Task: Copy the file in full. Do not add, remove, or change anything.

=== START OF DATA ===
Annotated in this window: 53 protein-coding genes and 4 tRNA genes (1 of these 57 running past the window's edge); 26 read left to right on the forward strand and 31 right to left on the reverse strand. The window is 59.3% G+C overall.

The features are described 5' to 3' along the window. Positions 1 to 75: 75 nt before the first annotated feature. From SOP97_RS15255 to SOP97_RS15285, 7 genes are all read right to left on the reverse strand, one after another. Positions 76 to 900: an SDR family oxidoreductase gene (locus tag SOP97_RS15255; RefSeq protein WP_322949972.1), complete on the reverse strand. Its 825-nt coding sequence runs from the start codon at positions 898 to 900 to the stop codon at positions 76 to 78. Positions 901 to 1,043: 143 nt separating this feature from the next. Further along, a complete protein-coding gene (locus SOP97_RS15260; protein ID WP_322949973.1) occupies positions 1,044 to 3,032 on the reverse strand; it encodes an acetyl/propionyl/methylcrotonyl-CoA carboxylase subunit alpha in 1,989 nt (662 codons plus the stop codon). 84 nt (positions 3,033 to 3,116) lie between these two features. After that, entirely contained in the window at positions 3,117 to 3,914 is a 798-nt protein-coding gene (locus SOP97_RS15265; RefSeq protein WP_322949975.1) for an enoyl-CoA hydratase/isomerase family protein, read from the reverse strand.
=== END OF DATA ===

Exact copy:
Annotated in this window: 53 protein-coding genes and 4 tRNA genes (1 of these 57 running past the window's edge); 26 read left to right on the forward strand and 31 right to left on the reverse strand. The window is 59.3% G+C overall.

The features are described 5' to 3' along the window. Positions 1 to 75: 75 nt before the first annotated feature. From SOP97_RS15255 to SOP97_RS15285, 7 genes are all read right to left on the reverse strand, one after another. Positions 76 to 900: an SDR family oxidoreductase gene (locus tag SOP97_RS15255; RefSeq protein WP_322949972.1), complete on the reverse strand. Its 825-nt coding sequence runs from the start codon at positions 898 to 900 to the stop codon at positions 76 to 78. Positions 901 to 1,043: 143 nt separating this feature from the next. Further along, a complete protein-coding gene (locus SOP97_RS15260; protein ID WP_322949973.1) occupies positions 1,044 to 3,032 on the reverse strand; it encodes an acetyl/propionyl/methylcrotonyl-CoA carboxylase subunit alpha in 1,989 nt (662 codons plus the stop codon). 84 nt (positions 3,033 to 3,116) lie between these two features. After that, entirely contained in the window at positions 3,117 to 3,914 is a 798-nt protein-coding gene (locus SOP97_RS15265; RefSeq protein WP_322949975.1) for an enoyl-CoA hydratase/isomerase family protein, read from the reverse strand.